Creating programming that caters to niche audiences can be a double-edged
sword, Showtime Networks Inc. CEO Matt Blank said ruefully Monday at the National Association of Multi-Ehtnicity in Communications
conference in New York.
"We have had tremendous success reaching out to underserved audiences," Blank
said, pointing to shows like African-American drama Soul Food, Latino
drama Resurrection Blvd. and gay-themed Queer as Folk. But when the
network cancels a show, like it did with Resurrection Blvd., the criticism
can be as loud as the applause for putting it on.
The Showtime chief appeared on a NAMIC panel dishing on diversity in
programming and personnel with MTV Networks chairman Tom Freston and Pamela
Thomas-Graham, president and CEO of CNBC.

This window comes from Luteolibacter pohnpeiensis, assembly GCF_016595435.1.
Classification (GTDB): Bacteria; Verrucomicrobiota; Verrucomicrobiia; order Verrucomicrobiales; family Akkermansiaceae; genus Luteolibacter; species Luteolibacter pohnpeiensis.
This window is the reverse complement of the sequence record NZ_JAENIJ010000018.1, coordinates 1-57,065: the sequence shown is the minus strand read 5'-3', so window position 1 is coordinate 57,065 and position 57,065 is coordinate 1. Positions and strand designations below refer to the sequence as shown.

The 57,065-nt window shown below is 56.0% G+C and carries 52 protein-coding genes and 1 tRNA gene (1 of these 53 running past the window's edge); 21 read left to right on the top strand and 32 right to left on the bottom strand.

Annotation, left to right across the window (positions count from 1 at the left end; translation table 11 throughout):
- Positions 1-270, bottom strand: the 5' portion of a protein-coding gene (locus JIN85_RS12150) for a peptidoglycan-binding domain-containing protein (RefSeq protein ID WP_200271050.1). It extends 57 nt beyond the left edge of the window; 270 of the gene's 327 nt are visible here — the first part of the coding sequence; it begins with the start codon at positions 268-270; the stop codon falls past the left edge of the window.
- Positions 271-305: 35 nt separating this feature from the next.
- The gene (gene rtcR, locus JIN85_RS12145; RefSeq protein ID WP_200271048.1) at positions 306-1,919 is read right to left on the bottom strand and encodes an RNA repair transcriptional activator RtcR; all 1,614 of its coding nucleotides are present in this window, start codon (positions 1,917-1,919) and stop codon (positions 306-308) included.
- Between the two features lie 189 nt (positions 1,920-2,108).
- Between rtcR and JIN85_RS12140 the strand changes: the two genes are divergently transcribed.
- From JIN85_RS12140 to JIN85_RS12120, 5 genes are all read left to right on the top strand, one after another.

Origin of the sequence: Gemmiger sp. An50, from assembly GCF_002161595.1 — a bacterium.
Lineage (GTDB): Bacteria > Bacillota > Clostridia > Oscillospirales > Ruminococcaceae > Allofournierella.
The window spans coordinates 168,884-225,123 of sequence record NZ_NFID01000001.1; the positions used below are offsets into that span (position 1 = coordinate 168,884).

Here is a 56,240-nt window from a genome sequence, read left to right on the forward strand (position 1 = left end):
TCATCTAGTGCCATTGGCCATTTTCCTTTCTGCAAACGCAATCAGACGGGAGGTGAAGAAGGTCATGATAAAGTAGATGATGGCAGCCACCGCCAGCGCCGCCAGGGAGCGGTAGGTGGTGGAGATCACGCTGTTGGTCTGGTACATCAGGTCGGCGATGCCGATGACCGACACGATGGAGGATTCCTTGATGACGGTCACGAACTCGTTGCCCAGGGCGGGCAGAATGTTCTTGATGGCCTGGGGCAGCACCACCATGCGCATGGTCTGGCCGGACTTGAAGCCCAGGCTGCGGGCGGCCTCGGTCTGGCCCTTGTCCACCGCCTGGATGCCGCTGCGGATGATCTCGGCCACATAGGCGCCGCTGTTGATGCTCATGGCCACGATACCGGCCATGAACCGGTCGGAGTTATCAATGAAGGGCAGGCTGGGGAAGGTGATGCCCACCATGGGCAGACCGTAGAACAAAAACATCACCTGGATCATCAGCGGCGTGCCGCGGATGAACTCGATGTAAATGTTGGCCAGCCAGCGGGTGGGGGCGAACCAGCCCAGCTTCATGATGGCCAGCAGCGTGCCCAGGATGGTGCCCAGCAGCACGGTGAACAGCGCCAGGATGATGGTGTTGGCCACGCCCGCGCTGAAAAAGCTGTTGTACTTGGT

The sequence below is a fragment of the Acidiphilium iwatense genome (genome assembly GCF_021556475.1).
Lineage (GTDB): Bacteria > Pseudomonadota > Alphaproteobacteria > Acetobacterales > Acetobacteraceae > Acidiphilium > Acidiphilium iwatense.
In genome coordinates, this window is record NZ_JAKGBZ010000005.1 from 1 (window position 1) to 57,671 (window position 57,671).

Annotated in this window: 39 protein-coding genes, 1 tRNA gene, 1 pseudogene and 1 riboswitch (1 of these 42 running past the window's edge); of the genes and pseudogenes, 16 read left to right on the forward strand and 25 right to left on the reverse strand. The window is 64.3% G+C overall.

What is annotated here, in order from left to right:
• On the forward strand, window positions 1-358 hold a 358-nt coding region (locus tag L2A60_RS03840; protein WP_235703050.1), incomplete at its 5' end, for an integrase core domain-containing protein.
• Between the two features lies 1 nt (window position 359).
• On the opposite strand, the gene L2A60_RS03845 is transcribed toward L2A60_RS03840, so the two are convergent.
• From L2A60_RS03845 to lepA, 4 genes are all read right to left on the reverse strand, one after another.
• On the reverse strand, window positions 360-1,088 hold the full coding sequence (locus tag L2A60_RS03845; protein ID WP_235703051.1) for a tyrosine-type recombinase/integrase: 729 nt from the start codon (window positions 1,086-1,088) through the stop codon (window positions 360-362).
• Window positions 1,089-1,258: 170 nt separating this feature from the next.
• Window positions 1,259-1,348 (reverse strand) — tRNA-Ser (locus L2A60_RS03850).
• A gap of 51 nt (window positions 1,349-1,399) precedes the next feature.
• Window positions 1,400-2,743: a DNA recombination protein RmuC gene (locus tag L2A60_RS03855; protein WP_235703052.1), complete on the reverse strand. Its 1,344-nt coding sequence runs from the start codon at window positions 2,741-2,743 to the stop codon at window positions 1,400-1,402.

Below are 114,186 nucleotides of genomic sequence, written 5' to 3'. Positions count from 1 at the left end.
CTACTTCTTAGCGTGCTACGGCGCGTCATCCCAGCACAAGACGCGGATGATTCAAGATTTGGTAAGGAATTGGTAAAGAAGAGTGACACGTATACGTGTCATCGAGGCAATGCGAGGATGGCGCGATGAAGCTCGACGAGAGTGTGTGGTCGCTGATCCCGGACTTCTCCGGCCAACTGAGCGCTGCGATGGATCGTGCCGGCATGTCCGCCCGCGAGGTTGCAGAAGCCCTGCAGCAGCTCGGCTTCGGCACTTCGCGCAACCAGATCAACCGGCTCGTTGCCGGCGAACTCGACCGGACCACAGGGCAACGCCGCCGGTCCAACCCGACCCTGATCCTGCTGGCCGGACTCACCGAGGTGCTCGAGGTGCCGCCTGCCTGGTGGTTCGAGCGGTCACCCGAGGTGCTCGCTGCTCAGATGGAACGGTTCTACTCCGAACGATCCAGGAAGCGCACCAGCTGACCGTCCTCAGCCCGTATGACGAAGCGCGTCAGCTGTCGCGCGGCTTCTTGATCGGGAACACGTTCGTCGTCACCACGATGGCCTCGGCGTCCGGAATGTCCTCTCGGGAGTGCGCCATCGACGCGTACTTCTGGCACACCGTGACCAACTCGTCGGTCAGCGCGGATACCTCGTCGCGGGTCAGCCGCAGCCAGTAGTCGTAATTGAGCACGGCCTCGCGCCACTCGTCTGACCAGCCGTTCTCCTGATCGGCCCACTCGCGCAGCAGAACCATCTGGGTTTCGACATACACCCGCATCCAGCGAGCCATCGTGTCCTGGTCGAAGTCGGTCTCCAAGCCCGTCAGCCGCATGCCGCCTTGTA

The NAMIC conference runs through Tuesday and is part of cable's fall
"Diversity Week," highlighted by Wednesday night's Walter Kaitz Foundation
Regarding his programming, Blank said, "We were rewarded for putting
[Resurrection Blvd.] on the air. We shouldn't be penalized because on a
Showtime, it has much more of a chance, much more of an opportunity for 50
episodes than it would on, say, ABC."
Showtime, he added, is still committed to niche shows. In January, the pay service
is slated to debut The L Word, which features lesbian characters, and
Blank said he just screened a new series pilot created by filmmaker Spike
As an example of his company's success with diversity in programming, Freston pointed to kids' network Nickelodeon, which features minority characters in
shows like Dora the Explorer and Hey Arnold!.
Attracting diverse audiences, Freston said, "has given Nickelodeon the
ratings edge that has made it a tremendous business success for us."
One of CNBC's biggest challenges in fostering diversity, Thomas-Graham said,
is finding minority talent to work on-air and behind the